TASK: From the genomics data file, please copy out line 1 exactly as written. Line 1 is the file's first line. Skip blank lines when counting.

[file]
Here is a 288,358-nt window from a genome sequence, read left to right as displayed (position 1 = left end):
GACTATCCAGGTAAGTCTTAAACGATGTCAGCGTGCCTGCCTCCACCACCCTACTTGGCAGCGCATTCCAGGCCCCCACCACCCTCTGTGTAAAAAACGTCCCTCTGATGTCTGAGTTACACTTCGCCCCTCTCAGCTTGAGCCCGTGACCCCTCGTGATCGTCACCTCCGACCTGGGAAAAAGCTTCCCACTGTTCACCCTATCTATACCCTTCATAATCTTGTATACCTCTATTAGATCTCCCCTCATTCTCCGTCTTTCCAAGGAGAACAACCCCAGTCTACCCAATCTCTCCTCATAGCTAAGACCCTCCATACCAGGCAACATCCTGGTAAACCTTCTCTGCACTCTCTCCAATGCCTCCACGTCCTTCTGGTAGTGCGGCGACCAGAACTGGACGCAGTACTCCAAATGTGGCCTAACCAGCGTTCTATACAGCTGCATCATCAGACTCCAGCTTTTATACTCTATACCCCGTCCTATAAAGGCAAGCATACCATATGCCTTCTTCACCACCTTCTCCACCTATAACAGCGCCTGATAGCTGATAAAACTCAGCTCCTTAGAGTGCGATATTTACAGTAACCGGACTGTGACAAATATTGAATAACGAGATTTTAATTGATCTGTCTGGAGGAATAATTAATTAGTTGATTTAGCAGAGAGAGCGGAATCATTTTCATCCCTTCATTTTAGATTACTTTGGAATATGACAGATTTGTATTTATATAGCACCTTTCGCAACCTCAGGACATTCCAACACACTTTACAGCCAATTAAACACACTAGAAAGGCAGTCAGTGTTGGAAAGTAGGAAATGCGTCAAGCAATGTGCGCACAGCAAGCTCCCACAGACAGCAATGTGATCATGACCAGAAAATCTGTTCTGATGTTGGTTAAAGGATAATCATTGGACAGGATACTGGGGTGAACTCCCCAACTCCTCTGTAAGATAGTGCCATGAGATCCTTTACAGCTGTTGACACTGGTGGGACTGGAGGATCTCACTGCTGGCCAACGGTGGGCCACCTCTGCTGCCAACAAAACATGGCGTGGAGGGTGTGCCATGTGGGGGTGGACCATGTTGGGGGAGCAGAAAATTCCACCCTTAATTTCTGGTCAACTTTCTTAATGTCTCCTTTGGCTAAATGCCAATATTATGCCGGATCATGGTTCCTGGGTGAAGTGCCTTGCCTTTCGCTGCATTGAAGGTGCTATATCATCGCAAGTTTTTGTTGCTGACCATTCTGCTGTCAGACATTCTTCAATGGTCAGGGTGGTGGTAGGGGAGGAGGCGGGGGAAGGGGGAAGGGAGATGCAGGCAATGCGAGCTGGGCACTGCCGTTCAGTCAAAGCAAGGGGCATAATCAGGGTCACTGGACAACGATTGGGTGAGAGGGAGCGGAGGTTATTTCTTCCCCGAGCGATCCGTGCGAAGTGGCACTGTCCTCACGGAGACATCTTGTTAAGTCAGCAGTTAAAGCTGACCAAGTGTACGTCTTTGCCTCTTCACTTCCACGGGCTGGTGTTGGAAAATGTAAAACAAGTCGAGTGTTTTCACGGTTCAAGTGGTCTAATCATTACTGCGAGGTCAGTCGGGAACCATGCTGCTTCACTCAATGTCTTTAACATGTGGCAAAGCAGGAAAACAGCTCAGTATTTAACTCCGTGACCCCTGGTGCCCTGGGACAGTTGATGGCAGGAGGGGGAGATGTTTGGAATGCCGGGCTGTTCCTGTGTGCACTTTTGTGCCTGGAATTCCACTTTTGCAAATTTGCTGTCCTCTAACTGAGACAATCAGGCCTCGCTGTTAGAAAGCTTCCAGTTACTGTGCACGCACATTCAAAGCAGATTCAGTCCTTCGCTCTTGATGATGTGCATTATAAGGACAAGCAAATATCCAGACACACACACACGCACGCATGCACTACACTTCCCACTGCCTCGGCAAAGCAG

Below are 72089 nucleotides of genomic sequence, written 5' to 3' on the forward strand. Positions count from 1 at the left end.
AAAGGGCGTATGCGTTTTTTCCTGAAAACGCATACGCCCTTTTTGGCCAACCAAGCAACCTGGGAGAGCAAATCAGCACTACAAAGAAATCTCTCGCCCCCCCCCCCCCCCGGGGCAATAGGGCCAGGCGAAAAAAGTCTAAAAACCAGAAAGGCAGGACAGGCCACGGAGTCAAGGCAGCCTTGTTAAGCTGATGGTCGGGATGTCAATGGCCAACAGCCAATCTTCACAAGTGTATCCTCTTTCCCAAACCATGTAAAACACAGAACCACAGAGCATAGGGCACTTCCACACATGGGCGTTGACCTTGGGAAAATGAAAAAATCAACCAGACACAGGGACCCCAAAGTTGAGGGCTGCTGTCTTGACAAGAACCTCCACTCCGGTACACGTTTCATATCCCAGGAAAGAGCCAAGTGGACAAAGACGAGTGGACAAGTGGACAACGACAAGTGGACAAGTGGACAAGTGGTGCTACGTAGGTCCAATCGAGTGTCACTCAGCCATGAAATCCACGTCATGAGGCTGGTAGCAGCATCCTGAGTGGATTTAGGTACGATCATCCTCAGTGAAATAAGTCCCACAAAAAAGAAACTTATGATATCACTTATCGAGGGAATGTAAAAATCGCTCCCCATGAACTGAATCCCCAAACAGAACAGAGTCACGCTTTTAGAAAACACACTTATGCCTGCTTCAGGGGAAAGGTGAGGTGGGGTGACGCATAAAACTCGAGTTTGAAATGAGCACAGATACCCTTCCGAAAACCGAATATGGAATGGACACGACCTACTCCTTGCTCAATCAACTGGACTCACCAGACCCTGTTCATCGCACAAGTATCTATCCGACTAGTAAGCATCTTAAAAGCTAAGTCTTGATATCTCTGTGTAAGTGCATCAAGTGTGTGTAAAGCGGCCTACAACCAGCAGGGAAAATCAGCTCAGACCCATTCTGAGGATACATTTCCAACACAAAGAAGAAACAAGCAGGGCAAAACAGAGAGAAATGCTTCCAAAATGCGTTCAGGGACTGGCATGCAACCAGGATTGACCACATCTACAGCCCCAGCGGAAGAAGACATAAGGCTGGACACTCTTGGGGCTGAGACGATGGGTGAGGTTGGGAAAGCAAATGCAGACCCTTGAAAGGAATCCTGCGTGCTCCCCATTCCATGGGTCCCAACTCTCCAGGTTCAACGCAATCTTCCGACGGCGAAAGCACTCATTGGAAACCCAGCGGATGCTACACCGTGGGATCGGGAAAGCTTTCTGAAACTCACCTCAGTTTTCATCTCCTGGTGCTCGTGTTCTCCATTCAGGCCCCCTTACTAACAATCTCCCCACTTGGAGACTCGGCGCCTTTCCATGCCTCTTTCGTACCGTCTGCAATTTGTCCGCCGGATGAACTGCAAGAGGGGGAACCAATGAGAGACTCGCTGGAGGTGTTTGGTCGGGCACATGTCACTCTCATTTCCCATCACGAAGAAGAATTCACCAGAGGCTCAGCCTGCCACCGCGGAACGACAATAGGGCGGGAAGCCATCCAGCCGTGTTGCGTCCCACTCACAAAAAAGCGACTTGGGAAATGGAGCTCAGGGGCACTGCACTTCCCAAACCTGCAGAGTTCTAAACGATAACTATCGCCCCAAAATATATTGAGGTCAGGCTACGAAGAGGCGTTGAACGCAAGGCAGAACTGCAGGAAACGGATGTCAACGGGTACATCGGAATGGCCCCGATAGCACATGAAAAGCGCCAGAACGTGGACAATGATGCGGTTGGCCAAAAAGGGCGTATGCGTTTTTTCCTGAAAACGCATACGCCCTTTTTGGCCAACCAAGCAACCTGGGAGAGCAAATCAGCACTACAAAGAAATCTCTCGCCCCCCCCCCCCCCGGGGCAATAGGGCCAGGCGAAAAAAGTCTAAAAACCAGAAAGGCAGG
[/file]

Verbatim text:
Here is a 288,358-nt window from a genome sequence, read left to right as displayed (position 1 = left end):